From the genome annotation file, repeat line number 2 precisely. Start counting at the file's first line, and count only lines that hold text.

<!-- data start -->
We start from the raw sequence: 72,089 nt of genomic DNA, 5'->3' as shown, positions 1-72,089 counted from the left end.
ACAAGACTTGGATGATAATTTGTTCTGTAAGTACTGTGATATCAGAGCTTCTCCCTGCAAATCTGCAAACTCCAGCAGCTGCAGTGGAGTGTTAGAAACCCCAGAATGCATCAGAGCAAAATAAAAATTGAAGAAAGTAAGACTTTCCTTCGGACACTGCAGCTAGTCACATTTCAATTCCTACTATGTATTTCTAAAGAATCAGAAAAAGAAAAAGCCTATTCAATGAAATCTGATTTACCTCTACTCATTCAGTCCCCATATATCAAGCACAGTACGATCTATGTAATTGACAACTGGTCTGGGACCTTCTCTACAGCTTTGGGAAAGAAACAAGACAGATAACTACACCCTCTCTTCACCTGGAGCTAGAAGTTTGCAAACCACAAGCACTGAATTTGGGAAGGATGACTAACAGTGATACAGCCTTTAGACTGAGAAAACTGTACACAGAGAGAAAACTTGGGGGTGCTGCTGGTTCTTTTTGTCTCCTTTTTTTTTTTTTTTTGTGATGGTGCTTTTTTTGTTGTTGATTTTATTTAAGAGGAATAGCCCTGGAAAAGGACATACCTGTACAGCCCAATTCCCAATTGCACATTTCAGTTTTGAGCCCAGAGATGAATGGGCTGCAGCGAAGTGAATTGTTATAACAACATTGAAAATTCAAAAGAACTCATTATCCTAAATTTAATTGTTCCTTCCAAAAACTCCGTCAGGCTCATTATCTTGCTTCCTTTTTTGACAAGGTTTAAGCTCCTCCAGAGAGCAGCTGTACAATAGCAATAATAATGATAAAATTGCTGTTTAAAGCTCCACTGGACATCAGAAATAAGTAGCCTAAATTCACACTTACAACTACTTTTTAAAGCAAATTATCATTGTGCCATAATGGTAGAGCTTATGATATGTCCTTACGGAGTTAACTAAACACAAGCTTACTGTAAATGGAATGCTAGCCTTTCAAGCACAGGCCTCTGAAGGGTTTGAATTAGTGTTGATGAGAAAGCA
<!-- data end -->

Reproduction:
ACAAGACTTGGATGATAATTTGTTCTGTAAGTACTGTGATATCAGAGCTTCTCCCTGCAAATCTGCAAACTCCAGCAGCTGCAGTGGAGTGTTAGAAACCCCAGAATGCATCAGAGCAAAATAAAAATTGAAGAAAGTAAGACTTTCCTTCGGACACTGCAGCTAGTCACATTTCAATTCCTACTATGTATTTCTAAAGAATCAGAAAAAGAAAAAGCCTATTCAATGAAATCTGATTTACCTCTACTCATTCAGTCCCCATATATCAAGCACAGTACGATCTATGTAATTGACAACTGGTCTGGGACCTTCTCTACAGCTTTGGGAAAGAAACAAGACAGATAACTACACCCTCTCTTCACCTGGAGCTAGAAGTTTGCAAACCACAAGCACTGAATTTGGGAAGGATGACTAACAGTGATACAGCCTTTAGACTGAGAAAACTGTACACAGAGAGAAAACTTGGGGGTGCTGCTGGTTCTTTTTGTCTCCTTTTTTTTTTTTTTTTGTGATGGTGCTTTTTTTGTTGTTGATTTTATTTAAGAGGAATAGCCCTGGAAAAGGACATACCTGTACAGCCCAATTCCCAATTGCACATTTCAGTTTTGAGCCCAGAGATGAATGGGCTGCAGCGAAGTGAATTGTTATAACAACATTGAAAATTCAAAAGAACTCATTATCCTAAATTTAATTGTTCCTTCCAAAAACTCCGTCAGGCTCATTATCTTGCTTCCTTTTTTGACAAGGTTTAAGCTCCTCCAGAGAGCAGCTGTACAATAGCAATAATAATGATAAAATTGCTGTTTAAAGCTCCACTGGACATCAGAAATAAGTAGCCTAAATTCACACTTACAACTACTTTTTAAAGCAAATTATCATTGTGCCATAATGGTAGAGCTTATGATATGTCCTTACGGAGTTAACTAAACACAAGCTTACTGTAAATGGAATGCTAGCCTTTCAAGCACAGGCCTCTGAAGGGTTTGAATTAGTGTTGATGAGAAAGCA